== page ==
A sporty luxury sedan, not the other way round
The C300 4Matic never puts a foot wrong on the twisting, hilly roads outside Tacoma. Variable ratio steering provides excellent freeway stability, but turns in quickly on the switchbacks. It may not win awards for its feedback, but the C-Class’ electric power steering weights up in a natural, progressive manner that we wish more of its rivals could manage. BMW 3 Series, take note of how much we’re smiling.
The chassis stays taut and settles through bends, the turbo-four dispenses a healthy chunk of torque to fire you down a straight, and progressive brake feel helps you scrub speed precisely before the next turn. And yet, though the C-Class is supremely stable, whatever handling gains were won by cutting 200 pounds off the curb weight are negated by the car’s increased size. The C-Class is now nearly as wide as an E-Class, and that chastens us into dialing back our enthusiasm on narrow lanes and blind corners.
The C300 4Matic feels most at home on the highway. The engine settles into a low purr and the chassis has impeccable stability that makes the active lane-keeping system seem superfluous. The car is barely stressed at Washington’s sleepy 60-mph speed limit, with practically no excess noise or jostling to speak of. Devouring mile markers is relaxed and thoroughly uneventful. Excellent suspension damping quickly brings body motions under control after dips and crests, and the car hugs the road with enough suspension compliance to handle potholes and rough roads. The ride-handling balance is just right.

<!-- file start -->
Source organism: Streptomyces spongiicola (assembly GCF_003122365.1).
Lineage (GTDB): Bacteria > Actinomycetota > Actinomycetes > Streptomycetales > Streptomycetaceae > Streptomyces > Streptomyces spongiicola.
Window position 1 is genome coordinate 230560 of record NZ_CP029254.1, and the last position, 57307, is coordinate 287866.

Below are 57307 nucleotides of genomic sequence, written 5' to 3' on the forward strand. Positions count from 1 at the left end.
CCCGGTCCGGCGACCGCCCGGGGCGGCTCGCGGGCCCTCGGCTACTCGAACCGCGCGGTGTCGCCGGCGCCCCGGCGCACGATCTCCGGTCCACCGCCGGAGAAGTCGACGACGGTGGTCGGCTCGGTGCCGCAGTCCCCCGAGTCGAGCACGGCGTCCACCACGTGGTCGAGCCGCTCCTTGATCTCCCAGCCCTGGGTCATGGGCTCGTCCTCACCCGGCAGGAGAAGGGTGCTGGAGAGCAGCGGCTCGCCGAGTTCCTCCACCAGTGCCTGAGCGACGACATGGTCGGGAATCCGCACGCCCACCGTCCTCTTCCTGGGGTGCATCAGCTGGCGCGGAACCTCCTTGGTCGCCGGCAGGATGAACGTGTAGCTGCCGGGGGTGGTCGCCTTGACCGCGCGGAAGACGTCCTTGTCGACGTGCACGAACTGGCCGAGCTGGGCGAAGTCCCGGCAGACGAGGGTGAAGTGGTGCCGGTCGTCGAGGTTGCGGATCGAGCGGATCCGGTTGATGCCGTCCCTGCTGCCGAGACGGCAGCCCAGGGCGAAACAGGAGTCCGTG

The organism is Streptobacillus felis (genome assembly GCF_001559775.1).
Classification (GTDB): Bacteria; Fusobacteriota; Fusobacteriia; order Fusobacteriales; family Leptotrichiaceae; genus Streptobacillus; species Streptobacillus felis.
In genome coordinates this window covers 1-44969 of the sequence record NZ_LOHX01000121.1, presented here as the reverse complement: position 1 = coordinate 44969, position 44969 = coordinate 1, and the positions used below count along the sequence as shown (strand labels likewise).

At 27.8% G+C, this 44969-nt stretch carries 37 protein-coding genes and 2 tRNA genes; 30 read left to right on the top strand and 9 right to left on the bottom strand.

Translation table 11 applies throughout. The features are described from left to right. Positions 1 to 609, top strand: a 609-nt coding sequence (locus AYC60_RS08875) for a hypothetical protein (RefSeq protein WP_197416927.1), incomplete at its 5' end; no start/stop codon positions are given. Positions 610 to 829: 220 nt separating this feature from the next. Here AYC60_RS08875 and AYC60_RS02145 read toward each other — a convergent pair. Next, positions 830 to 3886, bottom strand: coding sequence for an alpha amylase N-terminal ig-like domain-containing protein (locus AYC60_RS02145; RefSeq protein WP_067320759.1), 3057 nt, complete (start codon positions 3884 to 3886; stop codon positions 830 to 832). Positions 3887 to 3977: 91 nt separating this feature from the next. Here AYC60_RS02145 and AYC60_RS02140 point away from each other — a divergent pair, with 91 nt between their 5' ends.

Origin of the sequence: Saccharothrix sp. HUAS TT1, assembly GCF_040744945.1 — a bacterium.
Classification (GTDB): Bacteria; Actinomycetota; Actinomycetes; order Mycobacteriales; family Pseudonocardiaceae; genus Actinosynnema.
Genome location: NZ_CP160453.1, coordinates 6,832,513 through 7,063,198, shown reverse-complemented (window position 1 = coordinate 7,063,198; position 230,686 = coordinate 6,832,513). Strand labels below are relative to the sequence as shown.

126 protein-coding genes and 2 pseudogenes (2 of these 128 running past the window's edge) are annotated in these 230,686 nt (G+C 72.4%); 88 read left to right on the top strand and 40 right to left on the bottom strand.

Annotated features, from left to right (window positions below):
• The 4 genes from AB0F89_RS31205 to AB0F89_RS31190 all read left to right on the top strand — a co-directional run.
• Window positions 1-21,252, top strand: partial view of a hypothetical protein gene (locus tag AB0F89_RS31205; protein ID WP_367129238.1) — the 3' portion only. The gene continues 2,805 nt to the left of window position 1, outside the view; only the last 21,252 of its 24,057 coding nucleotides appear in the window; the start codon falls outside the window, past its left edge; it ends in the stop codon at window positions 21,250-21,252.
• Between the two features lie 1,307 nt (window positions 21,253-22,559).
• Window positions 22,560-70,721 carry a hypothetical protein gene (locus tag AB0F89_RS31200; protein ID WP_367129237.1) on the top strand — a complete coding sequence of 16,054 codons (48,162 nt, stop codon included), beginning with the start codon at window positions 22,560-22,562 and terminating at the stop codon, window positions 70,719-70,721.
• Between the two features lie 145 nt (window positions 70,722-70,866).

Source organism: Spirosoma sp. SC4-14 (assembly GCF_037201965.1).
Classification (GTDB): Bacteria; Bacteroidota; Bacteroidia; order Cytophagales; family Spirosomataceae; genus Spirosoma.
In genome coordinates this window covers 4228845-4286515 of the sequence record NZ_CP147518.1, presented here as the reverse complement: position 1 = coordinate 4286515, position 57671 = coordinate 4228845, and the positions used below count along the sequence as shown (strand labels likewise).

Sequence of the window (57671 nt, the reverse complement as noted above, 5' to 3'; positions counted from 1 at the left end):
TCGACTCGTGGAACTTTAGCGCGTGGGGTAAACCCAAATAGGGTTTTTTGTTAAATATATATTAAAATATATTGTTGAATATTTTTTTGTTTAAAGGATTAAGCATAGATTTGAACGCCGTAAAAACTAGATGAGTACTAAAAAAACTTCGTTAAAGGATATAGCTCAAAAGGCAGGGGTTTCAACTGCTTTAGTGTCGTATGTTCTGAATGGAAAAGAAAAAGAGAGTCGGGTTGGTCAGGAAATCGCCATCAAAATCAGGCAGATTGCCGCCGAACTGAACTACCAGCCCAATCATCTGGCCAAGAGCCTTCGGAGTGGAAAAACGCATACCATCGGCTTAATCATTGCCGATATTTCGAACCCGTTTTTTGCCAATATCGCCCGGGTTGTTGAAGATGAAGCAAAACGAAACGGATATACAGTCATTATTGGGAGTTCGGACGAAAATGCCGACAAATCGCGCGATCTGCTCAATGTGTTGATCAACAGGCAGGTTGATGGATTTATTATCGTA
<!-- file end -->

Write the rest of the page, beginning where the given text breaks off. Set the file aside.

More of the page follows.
More engine, more waiting
In comparison, the 2015 Mercedes-Benz C400 4Matic we drove was let down by its Airmatic suspension, an $1190 option. In Comfort, it floats and wallows far more than our steel-sprung C300 4Matic. Move to Sport and the ride is just a tad too stiff, while Sport+ produces head bobbing. The C400’s 3.0-liter twin-turbo V-6 boasts an additional 88 hp and 81 lb-ft. (It also has more standard equipment than the C300.) Anyone expecting more vocals from the upgrade mill will be disappointed. It’s just as restrained and polite under full throttle as the C300, but with punchier acceleration. We prefer the 2.0-liter’s peppier, more instantaneous responses. The C400 is significantly faster, but in the real world, the C300 has a more useful character because it has slightly less lag. Couple that with the C400 4Matic’s increased price and fuel consumption, and we are not surprised Mercedes expects fewer than 20 percent of shoppers to elect it over the C300.
No rear-wheel-drive C400 is planned for U.S. import. With 55 percent of the 4Matic’s power sent to the rear wheels anyway, there’s no need to fear a front-heavy feel, and having more 4Matic cars is a clear nod to dealers and owners in states with four seasons.
Buy this one
The appeal of the 2015 Mercedes-Benz C-Class comes from the way it balances all we want from a luxury sedan. It’s a stylish, comfortable, gadget-laden conveyance that also drives extremely well. Rivals may beat the C-Class in certain areas, but none meets the Mercedes meets the car in every respect. There’s no reason to believe the 2015 Mercedes-Benz C-Class won’t quickly become the company’s best-seller once it launches later this month. The C-Class is a wholly impressive, modern take on what used to be the entry-level luxury segment.
2015 Mercedes-Benz C-Class Specifications
- On Sale: Late August (C300 4Matic, C400 4Matic), Early 2015 (C300)
- Base Prices: $39,325 (C300), $41,325 (C300 4Matic), $49,515 (C400 4Matic)
- Engines: 2.0L turbo inline-four, 3.0L twin-turbo V-6
- Power: 241/329 hp (C300/C400)
- Torque: 273/354 lb-ft (C300/C400)
- Transmission: 7-speed automatic
- Drive: Rear- or all-wheel
- Cargo Capacity: 17 cubic-feet
- Fuel Economy: 22/29/24 mpg city/highway/combined (C400 4Matic), N/A (C300, C300 4Matic)